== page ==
Matthew James Smith sips a chai not far from the fire in Base Camp Coffee Bar, turning his gaze from one black and white photograph on the wall to the next – haunting, mesmerizing, and remarkably symmetrical images of various landscapes, buildings, and objects. Many of the photographs on display were snapped in Door County – though they are not your typical sunsets, well-known landmarks, or cherry trees. “A lot of these are from a couple miles away,” says Smith, who currently resides in Ellison Bay. “I love it up here, but I’m running out of locations to shoot.”
Locations often include abandoned buildings and churches – “Sometimes you just have to trespass,” he smiles – as well as “random places” he discovered with the help of a former coworker.
“When I lived up here a couple of years ago I was landscaping for Mark Sitte. There was a kid working for him – Lars Ribbons. He has really long blonde hair, wears nothing but denim and rides his motorcycle everywhere – he’s like a Lone Ranger and goes to random places and just sits and listens to music,” explains Smith. “He started taking me to these places and through that I would find other places. He was a big part of my photography up here.”
As far as finding the symmetry notable in his images, “It’s kind of a sickness,” he laughs. “I’m too hard on myself – overly weird, but I get it done.”
The soft-spoken 29-year-old, a recent graduate of Brooks Institute of Photography, who hails from Cedar Rapids, Iowa, also admits to a self-diagnosis of Obsessive Compulsive Disorder (OCD), which influences his work. “I’m constantly thinking about [photography],” says Smith. To become a better photographer he “looks at millions of photographs. It’s about training your mind to see,” he says.
Smith’s family also benefits from his tendency to be meticulous in all he does. “My grandparents own Bayview Resort in Ellison Bay – I help them out. The big joke is that once the season is over I should move in over winter and it will be cleaner than ever when the tourists come back.”
Though he helps out his grandparents and in turn has a “pretty sweet deal,” Smith is attempting to support himself solely through his photography, something he never thought possible.
“I took a photography class, just a basic high school photography class, and I liked the instant gratification. When you take a photograph, you see it right away – I fell in love with it,” he explains. “I didn’t think it made sense it terms of making a living – I didn’t think that someone could actually do that, say that they’re a photographer and make a living. But I knew that’s what I wanted to do.”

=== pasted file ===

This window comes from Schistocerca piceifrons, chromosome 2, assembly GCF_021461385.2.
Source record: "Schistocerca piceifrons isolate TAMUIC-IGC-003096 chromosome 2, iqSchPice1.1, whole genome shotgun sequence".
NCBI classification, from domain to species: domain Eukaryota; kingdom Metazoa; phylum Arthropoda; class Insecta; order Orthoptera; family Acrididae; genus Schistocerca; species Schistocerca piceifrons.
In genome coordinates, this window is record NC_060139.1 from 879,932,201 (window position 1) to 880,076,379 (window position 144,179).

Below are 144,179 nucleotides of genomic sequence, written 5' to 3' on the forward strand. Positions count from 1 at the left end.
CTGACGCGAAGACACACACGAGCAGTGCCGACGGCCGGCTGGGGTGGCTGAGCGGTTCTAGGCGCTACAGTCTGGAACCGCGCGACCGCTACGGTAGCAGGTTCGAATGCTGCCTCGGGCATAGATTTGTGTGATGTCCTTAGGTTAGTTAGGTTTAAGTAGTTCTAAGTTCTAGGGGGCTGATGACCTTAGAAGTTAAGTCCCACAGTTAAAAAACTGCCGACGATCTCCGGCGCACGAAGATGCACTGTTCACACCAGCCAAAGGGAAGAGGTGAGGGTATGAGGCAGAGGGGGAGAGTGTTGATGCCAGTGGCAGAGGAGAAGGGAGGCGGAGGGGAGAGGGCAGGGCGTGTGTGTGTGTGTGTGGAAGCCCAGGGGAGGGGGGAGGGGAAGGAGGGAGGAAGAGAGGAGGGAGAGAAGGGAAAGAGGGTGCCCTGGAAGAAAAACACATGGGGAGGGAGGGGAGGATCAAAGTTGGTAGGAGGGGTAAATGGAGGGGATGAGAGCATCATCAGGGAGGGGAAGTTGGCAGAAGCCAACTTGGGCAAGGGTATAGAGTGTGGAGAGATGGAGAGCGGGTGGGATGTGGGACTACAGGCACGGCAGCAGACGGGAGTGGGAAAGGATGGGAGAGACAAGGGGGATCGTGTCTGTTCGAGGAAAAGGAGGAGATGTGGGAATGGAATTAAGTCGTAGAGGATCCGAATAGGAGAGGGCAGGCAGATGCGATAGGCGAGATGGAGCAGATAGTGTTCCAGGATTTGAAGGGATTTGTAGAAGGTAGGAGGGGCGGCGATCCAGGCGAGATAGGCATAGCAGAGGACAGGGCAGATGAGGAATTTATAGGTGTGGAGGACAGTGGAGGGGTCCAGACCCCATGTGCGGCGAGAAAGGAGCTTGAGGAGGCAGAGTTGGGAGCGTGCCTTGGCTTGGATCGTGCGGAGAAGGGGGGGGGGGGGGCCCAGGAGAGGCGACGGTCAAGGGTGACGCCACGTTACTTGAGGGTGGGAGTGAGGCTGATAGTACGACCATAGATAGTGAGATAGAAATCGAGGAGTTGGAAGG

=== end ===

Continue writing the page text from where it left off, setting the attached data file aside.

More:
Smith finally convinced his parents to let him attend Brooks Institute of Photography in Santa Barbara, California – but not before he proved his commitment to the art.
“‘Well if you’re going to do this – it’s a lot of money, it’s a big step – you need to go to community college first in Iowa, take a course, and see if that’s really what you are interested in,’ they said,” recalls Smith. “So that’s what I did.”
During his experience at the community college, an instructor’s comments also pushed Smith’s determination to study at Brooks Institute. “I told a teacher that I wanted to go to Brooks and she laughed at me,” he says. “She said, ‘You know, those are the people who take photography seriously.’ So I mailed her a copy of my diploma when I graduated.”
Smith’s experience at Brooks was challenging, educational, and interesting, to say the least – “It was good, expensive, took a lot out of me,” says Smith. “It was important for me to finish but I would take a step forward, take a couple steps back, one forward, then a couple back, but eventually I finished.”
During his experience he studied various photographic methods, styles, artists; and embraced his love of black and white photography. “It sounds stupid, but it’s just something you feel,” he says in reference to his chosen medium of black and white photography. “It’s the closest thing in photography to ‘art.’ It’s challenging; not many people can do it well.”
According to B&W Magazine, who awarded Smith a “Spotlight Award” and “Merit Award” for his work, he does it well. Smith’s work has also appeared and received recognition from Food & Wine magazine, Digital Photo Pro magazine, and National Geographic’s website – http://www.nationalgeographic.com.
Smith’s substantial portfolio will also grow as he has recently returned from photography expeditions in Ireland and Switzerland. Expect many of the images to feature Smith’s signature simplistic symmetry.
“People who are successful have a specific style and then they just multiply – and market themselves,” explains the young artist. “I’m trying to build – set a goal, accomplish that goal.”
To learn more about Matthew James Smith and view more of his photography, visit http://www.matthewjamessmith.com.
Base Camp Coffee Bar will exhibit Smith’s photographs until March. Base Camp, located at 10904 Highway 42 in Sister Bay, is open daily from 7:30 am – 4 pm.